Vegetation structure, ecological stability, and low-disturbance regime of abandoned dry grasslands support specific ant assemblages in Central Slovakia

TUEXENIA (Impact Factor: 1.56). 02/2011; 31:301-315.


Compared to other grassland types across Slovakia, dry grasslands harbour species-rich and specialised ant communities. High diversity and species richness of ants may be seen as a consequence of (i) the specific structure of dry grassland vegetation, (ii) long-term ecological stability, and (iii) currently low or absent management-induced disturbance. With special regard to dry grasslands, we report on structural characteristics of vegetation and low-disturbance regime, which contribute to ant assemblage structure. Our study was carried out in the Štiavnické Vrchy Mts. (Central Slovakia), a region with a historically well-developed grassland area. We established a set of 25 research plots within southorientated grassland habitats representing five different grassland types: wet managed and wet abandoned grasslands, mesic managed and mesic abandoned grasslands (Arrhenatherion elatioris), and dry abandoned grassland habitats (Asplenio-Festucion glaucae). Each habitat type was represented by five plots. At each plot, a set of ten pitfall traps was used to sample ground-foraging ant assemblages. Around each trap, structural characteristics of vegetation and microhabitat were assessed. Dry grasslands were shown to have a specific microhabitat structure, characterised by the presence of a well-developed moss and lichen layer, exposed bedrock, bare soil, and significantly lower, although species-rich vege -tation. Besides the specific microhabitat structure, the absence of management may have contributed to the distinctiveness of these ant assemblages compared to those associated with other grassland categories. Ant assemblages were more species-rich, and the activity of ants was higher in recently abandoned grassland habitats. The effect of abandonment was quite opposite for plants, whose species-richness was, contrary to ants, higher within managed sites.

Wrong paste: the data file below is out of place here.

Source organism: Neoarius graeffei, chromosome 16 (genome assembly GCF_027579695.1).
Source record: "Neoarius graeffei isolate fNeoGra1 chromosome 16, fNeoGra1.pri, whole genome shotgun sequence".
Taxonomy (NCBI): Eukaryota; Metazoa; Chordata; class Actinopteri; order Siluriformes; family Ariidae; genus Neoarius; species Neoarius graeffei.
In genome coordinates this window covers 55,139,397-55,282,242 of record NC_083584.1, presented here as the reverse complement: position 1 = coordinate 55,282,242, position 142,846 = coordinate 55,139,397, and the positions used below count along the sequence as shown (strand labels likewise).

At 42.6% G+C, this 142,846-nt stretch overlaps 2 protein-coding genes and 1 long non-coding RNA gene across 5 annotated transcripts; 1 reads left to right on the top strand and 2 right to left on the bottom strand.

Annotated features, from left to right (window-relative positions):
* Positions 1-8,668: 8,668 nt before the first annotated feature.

Available from: Marek Svitok
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    • "On the other hand, species like Myrmica sabuleti were recorded in higher frequencies and activities from the later stages. Abandoned grasslands can play a crucial role for the preservation of temperate grassland ant communities in Central Europe (see also Wiezik et al. 2011). However, the challenge in using abandoned grasslands for the conservation of grassland ant species remains in the need to limit the natural woody plant encroachment to relatively low levels. "

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    • "The papers included in this Special Feature mainly derive from the conference in Smolenice, supplemented by some additional contributions from EDGG members. A companion Special Feature with further contributions from the conference is published in the German geobotanical journal Tuexenia (Janišová et al. 2011; Petřík et al. 2011; S ˇ kodová et al. 2011; Wiezik et al. 2011; Willner 2011 "